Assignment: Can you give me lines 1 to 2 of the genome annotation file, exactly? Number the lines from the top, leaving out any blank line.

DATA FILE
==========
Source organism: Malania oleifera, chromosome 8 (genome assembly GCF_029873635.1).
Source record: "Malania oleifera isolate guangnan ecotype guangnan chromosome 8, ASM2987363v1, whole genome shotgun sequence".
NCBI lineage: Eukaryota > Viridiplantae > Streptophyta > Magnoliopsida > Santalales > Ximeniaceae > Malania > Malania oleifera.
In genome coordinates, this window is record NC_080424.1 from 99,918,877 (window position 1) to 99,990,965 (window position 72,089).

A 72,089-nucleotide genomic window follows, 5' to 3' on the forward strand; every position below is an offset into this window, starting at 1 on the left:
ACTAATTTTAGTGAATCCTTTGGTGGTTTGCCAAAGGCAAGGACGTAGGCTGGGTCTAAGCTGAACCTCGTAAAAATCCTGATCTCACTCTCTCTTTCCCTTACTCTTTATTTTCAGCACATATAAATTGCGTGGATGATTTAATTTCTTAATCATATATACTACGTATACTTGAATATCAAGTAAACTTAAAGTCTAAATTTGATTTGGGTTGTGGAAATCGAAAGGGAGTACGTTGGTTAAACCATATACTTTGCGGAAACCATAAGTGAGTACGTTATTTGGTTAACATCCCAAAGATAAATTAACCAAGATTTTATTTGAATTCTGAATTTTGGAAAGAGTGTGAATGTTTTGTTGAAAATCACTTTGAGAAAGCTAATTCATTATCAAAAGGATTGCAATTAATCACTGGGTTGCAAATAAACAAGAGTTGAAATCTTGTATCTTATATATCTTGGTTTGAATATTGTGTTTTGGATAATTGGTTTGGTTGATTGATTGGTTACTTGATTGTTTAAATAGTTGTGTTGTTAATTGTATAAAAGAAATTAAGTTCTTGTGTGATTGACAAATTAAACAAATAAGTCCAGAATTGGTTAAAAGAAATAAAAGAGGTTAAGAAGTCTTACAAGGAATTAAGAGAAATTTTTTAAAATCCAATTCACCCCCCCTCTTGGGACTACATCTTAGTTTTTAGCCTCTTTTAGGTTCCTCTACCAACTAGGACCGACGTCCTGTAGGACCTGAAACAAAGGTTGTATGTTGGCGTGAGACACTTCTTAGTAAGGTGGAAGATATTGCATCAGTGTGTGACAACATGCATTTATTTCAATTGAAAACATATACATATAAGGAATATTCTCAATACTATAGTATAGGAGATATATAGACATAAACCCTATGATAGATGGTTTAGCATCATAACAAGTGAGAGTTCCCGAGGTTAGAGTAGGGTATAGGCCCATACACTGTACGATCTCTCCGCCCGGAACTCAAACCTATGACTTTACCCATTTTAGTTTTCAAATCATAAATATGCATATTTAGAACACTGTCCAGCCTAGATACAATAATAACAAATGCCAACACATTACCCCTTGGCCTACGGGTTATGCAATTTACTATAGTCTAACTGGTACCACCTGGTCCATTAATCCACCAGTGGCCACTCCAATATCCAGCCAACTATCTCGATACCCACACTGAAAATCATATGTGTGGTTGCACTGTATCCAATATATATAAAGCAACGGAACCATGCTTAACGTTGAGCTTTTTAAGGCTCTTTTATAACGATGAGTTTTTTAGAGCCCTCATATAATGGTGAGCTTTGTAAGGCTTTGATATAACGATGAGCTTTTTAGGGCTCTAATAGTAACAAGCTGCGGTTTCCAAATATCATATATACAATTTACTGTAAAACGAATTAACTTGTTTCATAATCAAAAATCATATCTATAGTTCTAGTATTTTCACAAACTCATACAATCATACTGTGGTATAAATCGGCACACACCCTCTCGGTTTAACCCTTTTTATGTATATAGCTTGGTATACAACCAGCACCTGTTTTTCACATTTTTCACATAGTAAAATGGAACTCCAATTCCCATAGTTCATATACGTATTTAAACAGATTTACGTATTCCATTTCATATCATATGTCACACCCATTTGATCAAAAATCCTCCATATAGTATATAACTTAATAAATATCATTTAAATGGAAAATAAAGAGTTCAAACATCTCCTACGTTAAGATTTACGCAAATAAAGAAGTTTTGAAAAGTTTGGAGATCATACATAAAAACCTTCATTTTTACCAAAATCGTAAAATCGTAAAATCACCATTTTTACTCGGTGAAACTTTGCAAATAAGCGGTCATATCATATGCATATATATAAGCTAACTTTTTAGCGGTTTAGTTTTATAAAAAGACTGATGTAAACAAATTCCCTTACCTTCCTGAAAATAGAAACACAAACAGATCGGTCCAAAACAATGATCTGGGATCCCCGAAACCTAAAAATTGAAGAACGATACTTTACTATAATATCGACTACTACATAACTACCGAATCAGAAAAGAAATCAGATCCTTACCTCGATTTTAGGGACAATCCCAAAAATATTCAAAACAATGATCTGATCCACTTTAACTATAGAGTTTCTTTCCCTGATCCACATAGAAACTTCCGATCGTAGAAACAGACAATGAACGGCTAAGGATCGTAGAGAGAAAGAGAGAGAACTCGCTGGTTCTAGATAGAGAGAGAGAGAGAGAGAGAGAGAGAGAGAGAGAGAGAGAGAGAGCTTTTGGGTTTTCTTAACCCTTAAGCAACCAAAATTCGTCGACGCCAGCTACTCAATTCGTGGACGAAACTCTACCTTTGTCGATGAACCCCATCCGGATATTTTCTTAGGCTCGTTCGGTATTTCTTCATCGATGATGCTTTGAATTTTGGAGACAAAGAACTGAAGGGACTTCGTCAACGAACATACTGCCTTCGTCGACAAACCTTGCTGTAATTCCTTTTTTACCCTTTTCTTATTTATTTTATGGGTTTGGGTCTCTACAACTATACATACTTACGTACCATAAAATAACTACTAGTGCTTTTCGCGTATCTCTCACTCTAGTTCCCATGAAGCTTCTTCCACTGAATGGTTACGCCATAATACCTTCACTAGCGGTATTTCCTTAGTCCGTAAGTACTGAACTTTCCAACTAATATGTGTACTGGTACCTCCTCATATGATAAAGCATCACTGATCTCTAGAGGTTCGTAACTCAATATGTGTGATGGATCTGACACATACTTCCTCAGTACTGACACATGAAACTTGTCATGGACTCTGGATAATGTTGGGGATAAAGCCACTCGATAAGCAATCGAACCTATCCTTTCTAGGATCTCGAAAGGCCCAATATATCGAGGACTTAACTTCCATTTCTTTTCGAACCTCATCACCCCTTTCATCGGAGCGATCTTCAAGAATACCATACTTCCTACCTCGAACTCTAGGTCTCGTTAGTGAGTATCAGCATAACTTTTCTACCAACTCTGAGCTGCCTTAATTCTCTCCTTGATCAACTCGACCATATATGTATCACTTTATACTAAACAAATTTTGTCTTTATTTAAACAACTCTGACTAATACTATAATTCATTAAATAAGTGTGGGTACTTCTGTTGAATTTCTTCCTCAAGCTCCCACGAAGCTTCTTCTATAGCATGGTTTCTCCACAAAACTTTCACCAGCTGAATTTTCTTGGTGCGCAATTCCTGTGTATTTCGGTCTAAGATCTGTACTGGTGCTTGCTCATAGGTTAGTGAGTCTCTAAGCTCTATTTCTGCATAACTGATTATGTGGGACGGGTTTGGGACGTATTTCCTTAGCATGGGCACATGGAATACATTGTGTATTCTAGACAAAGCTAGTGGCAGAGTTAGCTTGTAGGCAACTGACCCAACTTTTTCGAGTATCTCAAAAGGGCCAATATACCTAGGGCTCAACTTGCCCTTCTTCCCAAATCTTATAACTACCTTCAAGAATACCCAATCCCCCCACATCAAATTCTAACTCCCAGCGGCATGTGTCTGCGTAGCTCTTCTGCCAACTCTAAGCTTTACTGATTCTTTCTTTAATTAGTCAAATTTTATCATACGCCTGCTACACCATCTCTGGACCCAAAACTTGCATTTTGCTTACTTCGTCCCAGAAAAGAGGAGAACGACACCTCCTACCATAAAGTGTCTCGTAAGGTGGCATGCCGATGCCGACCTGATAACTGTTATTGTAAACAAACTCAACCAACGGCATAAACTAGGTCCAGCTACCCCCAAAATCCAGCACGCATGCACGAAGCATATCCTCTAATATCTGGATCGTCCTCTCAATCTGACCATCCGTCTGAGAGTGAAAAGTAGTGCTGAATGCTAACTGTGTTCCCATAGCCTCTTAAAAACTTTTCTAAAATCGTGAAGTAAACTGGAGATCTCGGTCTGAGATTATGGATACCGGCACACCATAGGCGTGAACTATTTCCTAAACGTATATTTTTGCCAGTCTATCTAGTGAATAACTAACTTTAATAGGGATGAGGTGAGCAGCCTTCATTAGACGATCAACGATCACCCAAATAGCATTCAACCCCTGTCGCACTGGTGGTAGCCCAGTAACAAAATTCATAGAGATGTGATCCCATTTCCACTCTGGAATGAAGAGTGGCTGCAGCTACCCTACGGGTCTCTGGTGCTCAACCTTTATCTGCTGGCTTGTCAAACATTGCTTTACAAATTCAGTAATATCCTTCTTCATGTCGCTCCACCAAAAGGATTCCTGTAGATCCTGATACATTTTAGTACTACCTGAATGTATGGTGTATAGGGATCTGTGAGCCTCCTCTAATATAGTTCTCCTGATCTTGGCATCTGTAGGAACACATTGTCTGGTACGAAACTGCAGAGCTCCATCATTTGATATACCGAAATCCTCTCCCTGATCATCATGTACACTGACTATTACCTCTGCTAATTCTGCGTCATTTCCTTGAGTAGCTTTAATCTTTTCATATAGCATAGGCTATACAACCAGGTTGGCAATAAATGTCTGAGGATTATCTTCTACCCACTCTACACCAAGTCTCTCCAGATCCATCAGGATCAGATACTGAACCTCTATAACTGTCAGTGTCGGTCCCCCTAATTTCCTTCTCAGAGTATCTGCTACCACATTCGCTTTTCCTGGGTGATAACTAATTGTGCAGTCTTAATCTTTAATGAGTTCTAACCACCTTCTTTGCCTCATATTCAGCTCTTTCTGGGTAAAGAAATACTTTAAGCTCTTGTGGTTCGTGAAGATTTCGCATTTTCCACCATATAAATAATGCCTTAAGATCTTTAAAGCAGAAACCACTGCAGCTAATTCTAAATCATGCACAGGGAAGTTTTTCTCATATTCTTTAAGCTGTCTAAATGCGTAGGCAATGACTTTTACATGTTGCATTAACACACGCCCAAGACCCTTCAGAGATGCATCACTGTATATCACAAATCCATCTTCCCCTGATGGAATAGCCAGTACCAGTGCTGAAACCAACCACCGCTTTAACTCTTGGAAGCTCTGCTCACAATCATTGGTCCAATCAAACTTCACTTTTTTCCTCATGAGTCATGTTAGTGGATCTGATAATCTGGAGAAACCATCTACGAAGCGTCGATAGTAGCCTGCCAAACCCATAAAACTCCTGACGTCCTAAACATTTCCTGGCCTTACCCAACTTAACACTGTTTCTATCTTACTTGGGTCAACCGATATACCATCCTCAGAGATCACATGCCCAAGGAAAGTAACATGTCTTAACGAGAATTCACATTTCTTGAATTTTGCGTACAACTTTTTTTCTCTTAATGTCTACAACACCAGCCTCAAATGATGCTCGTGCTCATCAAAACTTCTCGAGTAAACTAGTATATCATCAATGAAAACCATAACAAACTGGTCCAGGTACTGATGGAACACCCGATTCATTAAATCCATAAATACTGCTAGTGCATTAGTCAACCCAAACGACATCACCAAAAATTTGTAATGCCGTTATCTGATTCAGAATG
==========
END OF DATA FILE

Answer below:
Source organism: Malania oleifera, chromosome 8 (genome assembly GCF_029873635.1).
Source record: "Malania oleifera isolate guangnan ecotype guangnan chromosome 8, ASM2987363v1, whole genome shotgun sequence".